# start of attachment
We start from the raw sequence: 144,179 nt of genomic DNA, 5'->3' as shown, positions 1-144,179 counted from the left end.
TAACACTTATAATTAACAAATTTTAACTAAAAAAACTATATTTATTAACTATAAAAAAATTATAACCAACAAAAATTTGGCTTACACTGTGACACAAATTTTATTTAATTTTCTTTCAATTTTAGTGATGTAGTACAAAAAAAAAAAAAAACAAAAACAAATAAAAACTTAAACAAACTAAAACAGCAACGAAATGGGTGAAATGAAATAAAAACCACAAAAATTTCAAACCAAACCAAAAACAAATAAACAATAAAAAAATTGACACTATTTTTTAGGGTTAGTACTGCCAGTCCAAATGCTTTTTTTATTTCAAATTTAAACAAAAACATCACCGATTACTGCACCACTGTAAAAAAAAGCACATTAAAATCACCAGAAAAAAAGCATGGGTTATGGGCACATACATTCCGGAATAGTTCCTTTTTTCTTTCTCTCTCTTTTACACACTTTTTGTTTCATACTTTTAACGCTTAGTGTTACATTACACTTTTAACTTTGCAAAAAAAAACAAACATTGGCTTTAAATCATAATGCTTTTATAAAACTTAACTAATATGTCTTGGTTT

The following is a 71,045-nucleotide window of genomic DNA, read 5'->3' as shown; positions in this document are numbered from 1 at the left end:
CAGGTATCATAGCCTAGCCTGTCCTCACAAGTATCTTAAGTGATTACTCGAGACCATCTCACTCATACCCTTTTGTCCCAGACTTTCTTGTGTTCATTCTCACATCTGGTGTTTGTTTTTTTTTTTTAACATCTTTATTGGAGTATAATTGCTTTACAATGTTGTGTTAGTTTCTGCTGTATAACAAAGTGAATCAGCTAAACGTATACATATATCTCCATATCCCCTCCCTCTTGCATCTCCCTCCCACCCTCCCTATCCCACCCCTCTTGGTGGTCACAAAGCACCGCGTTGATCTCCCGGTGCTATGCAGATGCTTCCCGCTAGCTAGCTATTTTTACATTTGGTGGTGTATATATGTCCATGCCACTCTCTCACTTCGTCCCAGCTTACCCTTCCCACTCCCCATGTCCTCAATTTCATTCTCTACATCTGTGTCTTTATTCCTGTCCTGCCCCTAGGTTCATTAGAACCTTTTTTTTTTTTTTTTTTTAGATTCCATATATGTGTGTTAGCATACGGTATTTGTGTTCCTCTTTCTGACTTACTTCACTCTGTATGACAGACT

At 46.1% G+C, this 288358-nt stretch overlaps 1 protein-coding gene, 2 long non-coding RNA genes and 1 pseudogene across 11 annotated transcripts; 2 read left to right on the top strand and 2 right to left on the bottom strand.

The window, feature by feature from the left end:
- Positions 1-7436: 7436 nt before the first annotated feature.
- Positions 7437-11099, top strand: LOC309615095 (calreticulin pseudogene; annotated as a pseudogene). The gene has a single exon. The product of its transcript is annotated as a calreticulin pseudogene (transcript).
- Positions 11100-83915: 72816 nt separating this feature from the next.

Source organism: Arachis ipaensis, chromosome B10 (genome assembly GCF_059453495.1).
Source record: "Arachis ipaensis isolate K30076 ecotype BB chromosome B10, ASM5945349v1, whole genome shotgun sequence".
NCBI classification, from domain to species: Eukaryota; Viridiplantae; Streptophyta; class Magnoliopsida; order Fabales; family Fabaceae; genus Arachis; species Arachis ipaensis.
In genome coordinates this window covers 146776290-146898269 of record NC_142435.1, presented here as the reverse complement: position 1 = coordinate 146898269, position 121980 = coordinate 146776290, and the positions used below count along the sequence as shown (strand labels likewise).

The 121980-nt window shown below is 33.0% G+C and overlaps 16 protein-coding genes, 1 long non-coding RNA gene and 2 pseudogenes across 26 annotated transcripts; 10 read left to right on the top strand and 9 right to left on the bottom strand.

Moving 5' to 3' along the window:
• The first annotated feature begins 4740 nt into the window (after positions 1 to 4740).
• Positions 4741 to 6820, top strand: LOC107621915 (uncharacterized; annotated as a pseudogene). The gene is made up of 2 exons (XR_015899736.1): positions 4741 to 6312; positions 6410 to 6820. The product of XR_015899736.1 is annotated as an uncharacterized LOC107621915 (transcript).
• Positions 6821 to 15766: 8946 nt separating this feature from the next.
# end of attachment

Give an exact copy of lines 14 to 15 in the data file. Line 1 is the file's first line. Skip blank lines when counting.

The 121980-nt window shown below is 33.0% G+C and overlaps 16 protein-coding genes, 1 long non-coding RNA gene and 2 pseudogenes across 26 annotated transcripts; 10 read left to right on the top strand and 9 right to left on the bottom strand.

Moving 5' to 3' along the window: